Children as Participants in Human Subjects Research
In addition to parental permission for all minors (under age 18 years), the childís assent must be secured. Below are the age related guidelines and requirements for assent.
Assent from Children
Children, ages 7 and older, should be given an opportunity to provide assent. That means that they voluntarily agree to be in the research. Generally, verbal assent through the use of a script should be obtained from children 7 - 11 years of age. Written assent using a written document for the children to sign is sought for older children. Children 12 years of age or older must sign assent after the parent or legal guardian has given permission. The assent process should be tailored to the age, maturity, and psychological state of the children involved and should be easy for the children to understand. Therefore, a given research study may make use of multiple documents to obtain assent, for example:
- verbal script (ages 7 -11),
- written assent document (ages 12- 15), and
- a written assent matching the detail of an adult consent document (ages 16 -17).
Assent from children must be obtained unless:
- The research holds out the prospect of direct benefit to the subject and which is available only in the context of the research (for example, new intervention when none is available).
- The subject is incapable, mentally or emotionally, of being reasonably consulted.
- The IRB specifically waives the requirement and documents protocol-specific justification.
At times there may be inconsistency between parent permission and child assent. Usually a "no" from the child overrides a "yes" from a parent, but a child typically cannot decide to be in research over the objections of a parent. Obviously, there are individual exceptions to these guidelines (such as when the use of an experimental treatment for a life threatening disease is being considered). The general idea, however, is that children should not be forced to be research subjects, even when their parents grant permission to it.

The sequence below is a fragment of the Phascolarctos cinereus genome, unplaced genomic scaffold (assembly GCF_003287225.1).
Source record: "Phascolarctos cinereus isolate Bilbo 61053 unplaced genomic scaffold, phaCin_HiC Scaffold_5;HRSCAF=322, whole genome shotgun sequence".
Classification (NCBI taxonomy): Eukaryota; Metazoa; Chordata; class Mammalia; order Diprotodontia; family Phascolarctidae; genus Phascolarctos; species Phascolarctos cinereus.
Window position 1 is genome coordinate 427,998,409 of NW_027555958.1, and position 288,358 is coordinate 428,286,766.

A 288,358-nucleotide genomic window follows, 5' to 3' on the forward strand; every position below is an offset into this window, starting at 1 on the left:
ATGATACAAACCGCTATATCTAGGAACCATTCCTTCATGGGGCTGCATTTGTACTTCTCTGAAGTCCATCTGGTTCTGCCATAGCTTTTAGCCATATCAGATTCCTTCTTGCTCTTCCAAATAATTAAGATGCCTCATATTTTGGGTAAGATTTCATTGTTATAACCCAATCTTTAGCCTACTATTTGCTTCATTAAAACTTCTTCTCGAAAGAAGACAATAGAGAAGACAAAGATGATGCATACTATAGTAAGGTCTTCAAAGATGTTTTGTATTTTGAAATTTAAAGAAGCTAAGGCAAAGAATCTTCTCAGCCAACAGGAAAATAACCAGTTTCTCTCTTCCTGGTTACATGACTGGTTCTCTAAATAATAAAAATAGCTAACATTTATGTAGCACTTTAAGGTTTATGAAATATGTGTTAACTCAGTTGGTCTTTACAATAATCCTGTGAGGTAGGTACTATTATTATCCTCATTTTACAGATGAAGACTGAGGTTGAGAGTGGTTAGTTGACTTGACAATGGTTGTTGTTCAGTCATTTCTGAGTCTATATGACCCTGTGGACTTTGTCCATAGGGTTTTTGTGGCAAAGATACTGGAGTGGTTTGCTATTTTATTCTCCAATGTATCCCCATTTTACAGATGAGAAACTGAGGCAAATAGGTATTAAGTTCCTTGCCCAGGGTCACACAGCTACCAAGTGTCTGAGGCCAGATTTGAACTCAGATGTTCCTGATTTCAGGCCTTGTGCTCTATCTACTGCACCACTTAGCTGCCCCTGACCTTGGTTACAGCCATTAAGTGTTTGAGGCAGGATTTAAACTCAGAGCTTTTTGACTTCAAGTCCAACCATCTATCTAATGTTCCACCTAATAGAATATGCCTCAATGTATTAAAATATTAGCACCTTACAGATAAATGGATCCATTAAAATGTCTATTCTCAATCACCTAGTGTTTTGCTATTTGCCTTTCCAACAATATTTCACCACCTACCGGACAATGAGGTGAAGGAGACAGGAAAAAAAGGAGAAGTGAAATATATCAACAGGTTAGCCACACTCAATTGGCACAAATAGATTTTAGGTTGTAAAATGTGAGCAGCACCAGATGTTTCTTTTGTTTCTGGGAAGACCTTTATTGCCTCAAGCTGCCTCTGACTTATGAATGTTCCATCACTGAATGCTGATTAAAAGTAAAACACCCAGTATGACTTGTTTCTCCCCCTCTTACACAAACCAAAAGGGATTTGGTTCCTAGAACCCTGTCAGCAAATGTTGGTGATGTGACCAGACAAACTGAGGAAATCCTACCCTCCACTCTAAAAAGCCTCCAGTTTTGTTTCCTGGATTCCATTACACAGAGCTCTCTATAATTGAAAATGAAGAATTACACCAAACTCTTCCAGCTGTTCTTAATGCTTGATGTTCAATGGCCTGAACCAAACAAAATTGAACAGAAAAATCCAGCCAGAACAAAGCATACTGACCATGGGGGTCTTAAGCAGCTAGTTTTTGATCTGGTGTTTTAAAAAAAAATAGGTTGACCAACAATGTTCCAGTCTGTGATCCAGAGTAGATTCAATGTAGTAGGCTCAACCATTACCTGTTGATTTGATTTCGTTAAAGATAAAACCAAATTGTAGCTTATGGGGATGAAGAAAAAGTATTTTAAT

The Assent Form
Researchers should try to draft a form that is age-appropriate and study specific, taking into account the typical child's experience and level of understanding, and composing a document that treats the child respectfully and conveys the essential information about the study. The assent form should:
- tell why the research is being conducted;
- describe what will happen and for how long or how often;
- say it's up to the child to participate and that it's okay to say no;
- explain if it will hurt and, if so, for how long and how often;
- say what the child's other choices are;
- describe any good things that might happen;
- say whether there is any compensation for participating; and
- ask for questions.
For younger children, the document should be limited to one page if possible. Illustrations might be helpful, and larger type makes a form easier for young children to read. Studies involving older children or adolescents should include more information and may use more complex language.